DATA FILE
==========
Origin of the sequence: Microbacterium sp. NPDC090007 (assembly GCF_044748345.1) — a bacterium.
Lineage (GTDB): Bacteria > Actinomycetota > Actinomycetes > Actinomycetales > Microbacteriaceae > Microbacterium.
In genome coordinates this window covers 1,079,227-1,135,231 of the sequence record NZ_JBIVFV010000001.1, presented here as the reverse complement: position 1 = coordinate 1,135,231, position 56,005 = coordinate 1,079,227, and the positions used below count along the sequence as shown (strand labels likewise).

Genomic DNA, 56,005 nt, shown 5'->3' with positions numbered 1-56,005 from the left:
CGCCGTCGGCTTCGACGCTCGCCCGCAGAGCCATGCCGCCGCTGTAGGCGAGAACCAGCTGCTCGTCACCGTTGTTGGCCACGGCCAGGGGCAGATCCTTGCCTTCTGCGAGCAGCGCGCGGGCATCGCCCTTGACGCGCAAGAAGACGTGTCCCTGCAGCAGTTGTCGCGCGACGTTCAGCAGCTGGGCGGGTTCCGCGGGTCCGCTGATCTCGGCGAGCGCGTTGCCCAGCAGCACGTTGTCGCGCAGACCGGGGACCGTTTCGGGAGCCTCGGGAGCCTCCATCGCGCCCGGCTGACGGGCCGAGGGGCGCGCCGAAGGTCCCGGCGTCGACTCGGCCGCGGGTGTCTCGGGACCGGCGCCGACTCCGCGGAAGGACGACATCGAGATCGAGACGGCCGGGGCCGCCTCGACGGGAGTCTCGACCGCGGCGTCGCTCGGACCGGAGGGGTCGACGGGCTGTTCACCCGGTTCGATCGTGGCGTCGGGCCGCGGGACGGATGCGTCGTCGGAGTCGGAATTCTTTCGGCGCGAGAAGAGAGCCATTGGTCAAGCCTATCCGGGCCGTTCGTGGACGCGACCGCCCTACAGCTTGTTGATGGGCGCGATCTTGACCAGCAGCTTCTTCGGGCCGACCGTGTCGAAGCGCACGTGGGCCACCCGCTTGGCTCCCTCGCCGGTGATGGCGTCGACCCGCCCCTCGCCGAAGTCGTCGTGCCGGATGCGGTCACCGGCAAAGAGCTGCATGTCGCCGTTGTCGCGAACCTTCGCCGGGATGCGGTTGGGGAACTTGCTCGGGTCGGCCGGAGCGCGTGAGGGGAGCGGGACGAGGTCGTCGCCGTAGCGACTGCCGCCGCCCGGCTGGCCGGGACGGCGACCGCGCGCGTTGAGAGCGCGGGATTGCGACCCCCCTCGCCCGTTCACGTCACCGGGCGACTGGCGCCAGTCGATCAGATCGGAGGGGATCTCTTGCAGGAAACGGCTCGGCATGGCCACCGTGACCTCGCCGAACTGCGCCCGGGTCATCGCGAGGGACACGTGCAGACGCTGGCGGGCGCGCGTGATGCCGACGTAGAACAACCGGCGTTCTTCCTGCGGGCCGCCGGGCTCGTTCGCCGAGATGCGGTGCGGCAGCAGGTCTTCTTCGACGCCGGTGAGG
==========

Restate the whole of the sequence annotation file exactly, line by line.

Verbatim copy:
Origin of the sequence: Microbacterium sp. NPDC090007 (assembly GCF_044748345.1) — a bacterium.
Lineage (GTDB): Bacteria > Actinomycetota > Actinomycetes > Actinomycetales > Microbacteriaceae > Microbacterium.
In genome coordinates this window covers 1,079,227-1,135,231 of the sequence record NZ_JBIVFV010000001.1, presented here as the reverse complement: position 1 = coordinate 1,135,231, position 56,005 = coordinate 1,079,227, and the positions used below count along the sequence as shown (strand labels likewise).

Genomic DNA, 56,005 nt, shown 5'->3' with positions numbered 1-56,005 from the left:
CGCCGTCGGCTTCGACGCTCGCCCGCAGAGCCATGCCGCCGCTGTAGGCGAGAACCAGCTGCTCGTCACCGTTGTTGGCCACGGCCAGGGGCAGATCCTTGCCTTCTGCGAGCAGCGCGCGGGCATCGCCCTTGACGCGCAAGAAGACGTGTCCCTGCAGCAGTTGTCGCGCGACGTTCAGCAGCTGGGCGGGTTCCGCGGGTCCGCTGATCTCGGCGAGCGCGTTGCCCAGCAGCACGTTGTCGCGCAGACCGGGGACCGTTTCGGGAGCCTCGGGAGCCTCCATCGCGCCCGGCTGACGGGCCGAGGGGCGCGCCGAAGGTCCCGGCGTCGACTCGGCCGCGGGTGTCTCGGGACCGGCGCCGACTCCGCGGAAGGACGACATCGAGATCGAGACGGCCGGGGCCGCCTCGACGGGAGTCTCGACCGCGGCGTCGCTCGGACCGGAGGGGTCGACGGGCTGTTCACCCGGTTCGATCGTGGCGTCGGGCCGCGGGACGGATGCGTCGTCGGAGTCGGAATTCTTTCGGCGCGAGAAGAGAGCCATTGGTCAAGCCTATCCGGGCCGTTCGTGGACGCGACCGCCCTACAGCTTGTTGATGGGCGCGATCTTGACCAGCAGCTTCTTCGGGCCGACCGTGTCGAAGCGCACGTGGGCCACCCGCTTGGCTCCCTCGCCGGTGATGGCGTCGACCCGCCCCTCGCCGAAGTCGTCGTGCCGGATGCGGTCACCGGCAAAGAGCTGCATGTCGCCGTTGTCGCGAACCTTCGCCGGGATGCGGTTGGGGAACTTGCTCGGGTCGGCCGGAGCGCGTGAGGGGAGCGGGACGAGGTCGTCGCCGTAGCGACTGCCGCCGCCCGGCTGGCCGGGACGGCGACCGCGCGCGTTGAGAGCGCGGGATTGCGACCCCCCTCGCCCGTTCACGTCACCGGGCGACTGGCGCCAGTCGATCAGATCGGAGGGGATCTCTTGCAGGAAACGGCTCGGCATGGCCACCGTGACCTCGCCGAACTGCGCCCGGGTCATCGCGAGGGACACGTGCAGACGCTGGCGGGCGCGCGTGATGCCGACGTAGAACAACCGGCGTTCTTCCTGCGGGCCGCCGGGCTCGTTCGCCGAGATGCGGTGCGGCAGCAGGTCTTCTTCGACGCCGGTGAGG